Four City Council members who were recently recalled are getting ready to run to recapture their old jobs. The election is set for November 6.
Four former City Council members, including the former mayor (also a city council member), are getting ready to run for the same offices they vacated less than 60 days ago. Louis Byrd, Rev. Alfreddie Johnson, Leticia Vasquez and Fernando Pedroza are embarking on the fight of their political lives to convince the residents of Lynwood that they can do the best job for the city.
Lynwood operates under a city council/city manager form of government and the city consists of five council members, four of whom were recently recalled. If Byrd, Johnson and the others prevail in the upcoming election, the current administration would have been one of the shortest administrations in modern city government history, since they have been in office barely a month.
|Louis Byrd||Rev. Alfreddie Johnson||Fernando Pedroza|
Some disgruntled residents openly claim that the numerous elections and recall elections have depleted the city’s meager resources and valuable time and services that could have been used for more productive purposes on behalf of the residents. Yet, Lynwood politics seem to continue to spiral out of control, compounded by a rash of suspicious development projects that will ultimately cost the city regardless of what developers promise.
Former Mayor of Lynwood, Louis Byrd said emphatically that he intends to run in the next election for City Council. “It’s right there,” he said. “ It’s November the sixth, just a week away.” Speaking in a positive tone, Byrd said, once back in he would “continue to move the city in a positive direction and make it a place that everyone could be happy to live in.” He also commented on the recent recall, “That was an opportunity for the naysayers to shine because they knew how to do that. This is the second time they’ve had a successful recall and they have also had many attempts. They vote for recall because they want to be in there.” Furthermore, Byrd said that he was very confident about his chances and he had received some positive feedback (from the residents) while campaigning. “A lot of people know that was a sham and I think two of them are going to go out.”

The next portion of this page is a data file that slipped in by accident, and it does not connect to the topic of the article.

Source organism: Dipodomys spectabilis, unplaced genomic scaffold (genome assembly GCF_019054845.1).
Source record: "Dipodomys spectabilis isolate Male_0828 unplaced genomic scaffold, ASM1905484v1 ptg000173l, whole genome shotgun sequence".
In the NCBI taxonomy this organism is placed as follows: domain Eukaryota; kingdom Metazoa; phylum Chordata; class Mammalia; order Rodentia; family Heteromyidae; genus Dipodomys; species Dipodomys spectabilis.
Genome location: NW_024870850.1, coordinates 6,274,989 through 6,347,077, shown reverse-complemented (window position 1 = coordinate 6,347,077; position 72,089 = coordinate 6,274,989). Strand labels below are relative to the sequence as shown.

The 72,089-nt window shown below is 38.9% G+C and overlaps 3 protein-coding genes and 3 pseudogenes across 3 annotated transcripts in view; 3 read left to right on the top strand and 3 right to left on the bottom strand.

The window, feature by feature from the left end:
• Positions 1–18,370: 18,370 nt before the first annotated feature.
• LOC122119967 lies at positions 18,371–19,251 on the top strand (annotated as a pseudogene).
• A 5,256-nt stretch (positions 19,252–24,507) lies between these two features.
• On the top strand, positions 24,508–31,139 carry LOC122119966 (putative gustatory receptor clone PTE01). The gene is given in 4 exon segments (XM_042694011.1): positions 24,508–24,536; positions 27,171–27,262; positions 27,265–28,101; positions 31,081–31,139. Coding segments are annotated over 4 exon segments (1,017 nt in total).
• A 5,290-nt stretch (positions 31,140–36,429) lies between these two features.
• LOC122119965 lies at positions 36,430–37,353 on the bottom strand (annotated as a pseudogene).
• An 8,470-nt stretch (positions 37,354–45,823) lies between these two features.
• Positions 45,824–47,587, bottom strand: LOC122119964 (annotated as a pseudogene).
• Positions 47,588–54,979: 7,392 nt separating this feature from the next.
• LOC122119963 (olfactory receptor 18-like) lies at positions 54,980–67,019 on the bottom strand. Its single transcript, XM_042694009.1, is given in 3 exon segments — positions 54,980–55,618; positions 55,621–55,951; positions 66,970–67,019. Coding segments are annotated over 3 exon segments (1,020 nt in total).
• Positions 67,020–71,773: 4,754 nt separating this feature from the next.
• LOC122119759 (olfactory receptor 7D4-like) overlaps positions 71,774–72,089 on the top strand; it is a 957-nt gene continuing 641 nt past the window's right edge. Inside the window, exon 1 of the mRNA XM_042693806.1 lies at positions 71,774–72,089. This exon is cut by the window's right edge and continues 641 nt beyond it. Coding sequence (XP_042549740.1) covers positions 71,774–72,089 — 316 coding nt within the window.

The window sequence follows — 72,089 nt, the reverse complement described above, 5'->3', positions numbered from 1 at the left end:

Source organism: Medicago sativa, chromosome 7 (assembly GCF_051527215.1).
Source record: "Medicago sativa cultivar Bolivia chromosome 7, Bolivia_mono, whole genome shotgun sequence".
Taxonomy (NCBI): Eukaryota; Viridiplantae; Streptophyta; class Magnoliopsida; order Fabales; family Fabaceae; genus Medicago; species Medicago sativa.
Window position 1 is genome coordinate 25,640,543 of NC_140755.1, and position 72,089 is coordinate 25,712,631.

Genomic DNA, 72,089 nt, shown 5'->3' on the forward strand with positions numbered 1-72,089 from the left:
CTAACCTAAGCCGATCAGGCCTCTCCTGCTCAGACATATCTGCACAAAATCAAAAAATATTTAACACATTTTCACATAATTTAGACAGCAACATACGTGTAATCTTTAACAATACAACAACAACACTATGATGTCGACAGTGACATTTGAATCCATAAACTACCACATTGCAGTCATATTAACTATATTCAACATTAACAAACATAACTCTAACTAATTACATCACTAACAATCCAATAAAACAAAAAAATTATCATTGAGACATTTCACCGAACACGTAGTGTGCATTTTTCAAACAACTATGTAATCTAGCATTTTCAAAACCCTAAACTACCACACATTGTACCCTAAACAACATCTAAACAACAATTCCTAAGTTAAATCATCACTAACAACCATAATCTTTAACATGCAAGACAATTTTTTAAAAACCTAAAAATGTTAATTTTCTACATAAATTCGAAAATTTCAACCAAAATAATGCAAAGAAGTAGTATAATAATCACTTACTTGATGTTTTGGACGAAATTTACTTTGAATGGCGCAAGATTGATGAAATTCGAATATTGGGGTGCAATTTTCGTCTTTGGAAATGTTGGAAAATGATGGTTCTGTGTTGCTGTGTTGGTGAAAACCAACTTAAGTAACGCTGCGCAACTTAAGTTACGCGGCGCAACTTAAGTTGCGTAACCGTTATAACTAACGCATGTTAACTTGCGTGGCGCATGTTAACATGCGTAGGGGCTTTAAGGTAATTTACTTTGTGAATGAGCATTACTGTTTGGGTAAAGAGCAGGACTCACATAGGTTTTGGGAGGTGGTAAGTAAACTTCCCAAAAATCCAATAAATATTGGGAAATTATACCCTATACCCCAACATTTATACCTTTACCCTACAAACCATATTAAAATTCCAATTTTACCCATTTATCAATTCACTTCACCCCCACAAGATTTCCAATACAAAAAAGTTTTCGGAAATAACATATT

When contacted, Rev. Alfreddie Johnson said that he was also going to run. However, because of his hectic time schedule, he was not able to be reached for a full interview. Rev. Johnson has a long and impressive history of working with gang members and at-risk youth in the community. He also founded an outreach program for helping young people to turn their lives around and was instrumental in seeking positive solutions in the wake of the 1992 Civil Unrest in Los Angeles.
From the outset of the interview, former council member Fernando Pedroza stated that he plans to run for his old city council seat in November—next five days. According to Pedroza, “We are ‘at-large,’ we do not have council districts.” He outlined his plans for the city if elected: “My goal is to finish the construction of two new parks and to replace the park that was taken by the new high school, and to make sure we create jobs for the kids. We have 18 schools in the city but no jobs for our kids when they graduate.” Pedroza further stated that the recent recall was provoked by the lies and deceit by the opposition. “They lied to the public and told them that the city council was going to take away their homes,” he concluded.
Leticia Vasquez was the only former City Council member who was not available for comment. Calls to Vasquez were not returned by press time.
None of the current council members were available for this story but sources told the Los Angeles Sentinel that they’ve “cleaned house” since coming into office and have presently hired an interim city attorney.